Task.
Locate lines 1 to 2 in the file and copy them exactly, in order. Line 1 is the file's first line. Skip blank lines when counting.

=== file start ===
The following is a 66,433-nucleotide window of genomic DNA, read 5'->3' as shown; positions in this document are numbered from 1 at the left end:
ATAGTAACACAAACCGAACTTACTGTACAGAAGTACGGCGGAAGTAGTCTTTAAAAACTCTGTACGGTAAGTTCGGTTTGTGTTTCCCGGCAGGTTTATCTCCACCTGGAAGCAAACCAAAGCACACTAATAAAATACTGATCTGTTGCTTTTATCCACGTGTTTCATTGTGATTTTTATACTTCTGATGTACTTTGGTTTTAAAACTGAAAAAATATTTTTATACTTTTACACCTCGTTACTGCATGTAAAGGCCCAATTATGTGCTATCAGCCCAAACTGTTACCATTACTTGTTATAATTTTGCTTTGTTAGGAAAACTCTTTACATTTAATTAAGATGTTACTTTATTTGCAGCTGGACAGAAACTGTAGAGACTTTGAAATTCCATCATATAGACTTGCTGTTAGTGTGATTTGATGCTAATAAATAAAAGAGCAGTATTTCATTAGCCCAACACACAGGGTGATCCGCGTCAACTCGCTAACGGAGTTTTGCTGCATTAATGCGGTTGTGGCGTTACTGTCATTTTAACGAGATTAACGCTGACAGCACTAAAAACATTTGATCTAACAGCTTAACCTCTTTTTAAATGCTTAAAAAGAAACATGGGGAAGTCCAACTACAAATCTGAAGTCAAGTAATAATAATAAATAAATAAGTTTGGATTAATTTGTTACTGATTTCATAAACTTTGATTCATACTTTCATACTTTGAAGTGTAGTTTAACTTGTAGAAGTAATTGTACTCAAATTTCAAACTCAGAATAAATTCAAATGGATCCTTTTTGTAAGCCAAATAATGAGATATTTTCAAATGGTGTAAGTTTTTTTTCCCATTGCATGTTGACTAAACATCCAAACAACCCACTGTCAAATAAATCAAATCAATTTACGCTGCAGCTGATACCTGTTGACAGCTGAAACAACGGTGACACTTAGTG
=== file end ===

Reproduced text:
The following is a 66,433-nucleotide window of genomic DNA, read 5'->3' as shown; positions in this document are numbered from 1 at the left end:
ATAGTAACACAAACCGAACTTACTGTACAGAAGTACGGCGGAAGTAGTCTTTAAAAACTCTGTACGGTAAGTTCGGTTTGTGTTTCCCGGCAGGTTTATCTCCACCTGGAAGCAAACCAAAGCACACTAATAAAATACTGATCTGTTGCTTTTATCCACGTGTTTCATTGTGATTTTTATACTTCTGATGTACTTTGGTTTTAAAACTGAAAAAATATTTTTATACTTTTACACCTCGTTACTGCATGTAAAGGCCCAATTATGTGCTATCAGCCCAAACTGTTACCATTACTTGTTATAATTTTGCTTTGTTAGGAAAACTCTTTACATTTAATTAAGATGTTACTTTATTTGCAGCTGGACAGAAACTGTAGAGACTTTGAAATTCCATCATATAGACTTGCTGTTAGTGTGATTTGATGCTAATAAATAAAAGAGCAGTATTTCATTAGCCCAACACACAGGGTGATCCGCGTCAACTCGCTAACGGAGTTTTGCTGCATTAATGCGGTTGTGGCGTTACTGTCATTTTAACGAGATTAACGCTGACAGCACTAAAAACATTTGATCTAACAGCTTAACCTCTTTTTAAATGCTTAAAAAGAAACATGGGGAAGTCCAACTACAAATCTGAAGTCAAGTAATAATAATAAATAAATAAGTTTGGATTAATTTGTTACTGATTTCATAAACTTTGATTCATACTTTCATACTTTGAAGTGTAGTTTAACTTGTAGAAGTAATTGTACTCAAATTTCAAACTCAGAATAAATTCAAATGGATCCTTTTTGTAAGCCAAATAATGAGATATTTTCAAATGGTGTAAGTTTTTTTTCCCATTGCATGTTGACTAAACATCCAAACAACCCACTGTCAAATAAATCAAATCAATTTACGCTGCAGCTGATACCTGTTGACAGCTGAAACAACGGTGACACTTAGTG